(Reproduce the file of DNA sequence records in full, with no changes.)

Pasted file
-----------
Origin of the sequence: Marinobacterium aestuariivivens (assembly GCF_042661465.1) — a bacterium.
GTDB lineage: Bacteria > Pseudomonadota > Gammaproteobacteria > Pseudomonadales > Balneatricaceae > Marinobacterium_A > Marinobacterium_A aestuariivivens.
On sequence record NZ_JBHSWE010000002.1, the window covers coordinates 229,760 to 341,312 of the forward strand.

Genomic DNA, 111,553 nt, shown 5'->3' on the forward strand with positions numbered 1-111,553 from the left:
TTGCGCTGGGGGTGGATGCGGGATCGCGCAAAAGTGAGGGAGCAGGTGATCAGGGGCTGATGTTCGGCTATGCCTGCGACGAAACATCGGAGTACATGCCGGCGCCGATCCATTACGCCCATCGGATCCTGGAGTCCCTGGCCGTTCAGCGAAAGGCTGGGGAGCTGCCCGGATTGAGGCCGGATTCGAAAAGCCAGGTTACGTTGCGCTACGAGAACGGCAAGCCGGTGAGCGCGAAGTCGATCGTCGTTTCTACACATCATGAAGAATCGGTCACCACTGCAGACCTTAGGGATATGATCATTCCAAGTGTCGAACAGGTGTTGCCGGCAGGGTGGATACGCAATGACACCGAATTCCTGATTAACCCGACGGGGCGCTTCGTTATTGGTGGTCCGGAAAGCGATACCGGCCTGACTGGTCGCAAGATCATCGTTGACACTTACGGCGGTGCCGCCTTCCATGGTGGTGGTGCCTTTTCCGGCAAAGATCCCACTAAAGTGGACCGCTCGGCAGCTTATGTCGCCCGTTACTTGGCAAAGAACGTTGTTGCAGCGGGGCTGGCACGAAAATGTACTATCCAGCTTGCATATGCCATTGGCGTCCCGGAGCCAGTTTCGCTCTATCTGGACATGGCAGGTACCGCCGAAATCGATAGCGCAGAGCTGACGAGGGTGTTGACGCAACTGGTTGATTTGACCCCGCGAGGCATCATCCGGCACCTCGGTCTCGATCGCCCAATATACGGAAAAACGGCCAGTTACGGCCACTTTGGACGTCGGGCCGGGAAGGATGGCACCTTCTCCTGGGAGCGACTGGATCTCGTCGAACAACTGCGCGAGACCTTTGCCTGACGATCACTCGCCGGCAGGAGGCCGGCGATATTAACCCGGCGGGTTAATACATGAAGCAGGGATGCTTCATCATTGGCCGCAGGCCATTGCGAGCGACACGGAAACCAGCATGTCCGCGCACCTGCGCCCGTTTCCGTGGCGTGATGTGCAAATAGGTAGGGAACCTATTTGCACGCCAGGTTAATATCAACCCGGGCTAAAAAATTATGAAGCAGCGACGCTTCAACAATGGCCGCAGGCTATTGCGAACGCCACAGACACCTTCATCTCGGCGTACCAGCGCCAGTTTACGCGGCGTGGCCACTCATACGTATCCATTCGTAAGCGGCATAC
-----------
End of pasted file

Origin of the sequence: Marinobacterium aestuariivivens (assembly GCF_042661465.1) — a bacterium.
GTDB lineage: Bacteria > Pseudomonadota > Gammaproteobacteria > Pseudomonadales > Balneatricaceae > Marinobacterium_A > Marinobacterium_A aestuariivivens.
On sequence record NZ_JBHSWE010000002.1, the window covers coordinates 229,760 to 341,312 of the forward strand.

Genomic DNA, 111,553 nt, shown 5'->3' on the forward strand with positions numbered 1-111,553 from the left:
TTGCGCTGGGGGTGGATGCGGGATCGCGCAAAAGTGAGGGAGCAGGTGATCAGGGGCTGATGTTCGGCTATGCCTGCGACGAAACATCGGAGTACATGCCGGCGCCGATCCATTACGCCCATCGGATCCTGGAGTCCCTGGCCGTTCAGCGAAAGGCTGGGGAGCTGCCCGGATTGAGGCCGGATTCGAAAAGCCAGGTTACGTTGCGCTACGAGAACGGCAAGCCGGTGAGCGCGAAGTCGATCGTCGTTTCTACACATCATGAAGAATCGGTCACCACTGCAGACCTTAGGGATATGATCATTCCAAGTGTCGAACAGGTGTTGCCGGCAGGGTGGATACGCAATGACACCGAATTCCTGATTAACCCGACGGGGCGCTTCGTTATTGGTGGTCCGGAAAGCGATACCGGCCTGACTGGTCGCAAGATCATCGTTGACACTTACGGCGGTGCCGCCTTCCATGGTGGTGGTGCCTTTTCCGGCAAAGATCCCACTAAAGTGGACCGCTCGGCAGCTTATGTCGCCCGTTACTTGGCAAAGAACGTTGTTGCAGCGGGGCTGGCACGAAAATGTACTATCCAGCTTGCATATGCCATTGGCGTCCCGGAGCCAGTTTCGCTCTATCTGGACATGGCAGGTACCGCCGAAATCGATAGCGCAGAGCTGACGAGGGTGTTGACGCAACTGGTTGATTTGACCCCGCGAGGCATCATCCGGCACCTCGGTCTCGATCGCCCAATATACGGAAAAACGGCCAGTTACGGCCACTTTGGACGTCGGGCCGGGAAGGATGGCACCTTCTCCTGGGAGCGACTGGATCTCGTCGAACAACTGCGCGAGACCTTTGCCTGACGATCACTCGCCGGCAGGAGGCCGGCGATATTAACCCGGCGGGTTAATACATGAAGCAGGGATGCTTCATCATTGGCCGCAGGCCATTGCGAGCGACACGGAAACCAGCATGTCCGCGCACCTGCGCCCGTTTCCGTGGCGTGATGTGCAAATAGGTAGGGAACCTATTTGCACGCCAGGTTAATATCAACCCGGGCTAAAAAATTATGAAGCAGCGACGCTTCAACAATGGCCGCAGGCTATTGCGAACGCCACAGACACCTTCATCTCGGCGTACCAGCGCCAGTTTACGCGGCGTGGCCACTCATACGTATCCATTCGTAAGCGGCATAC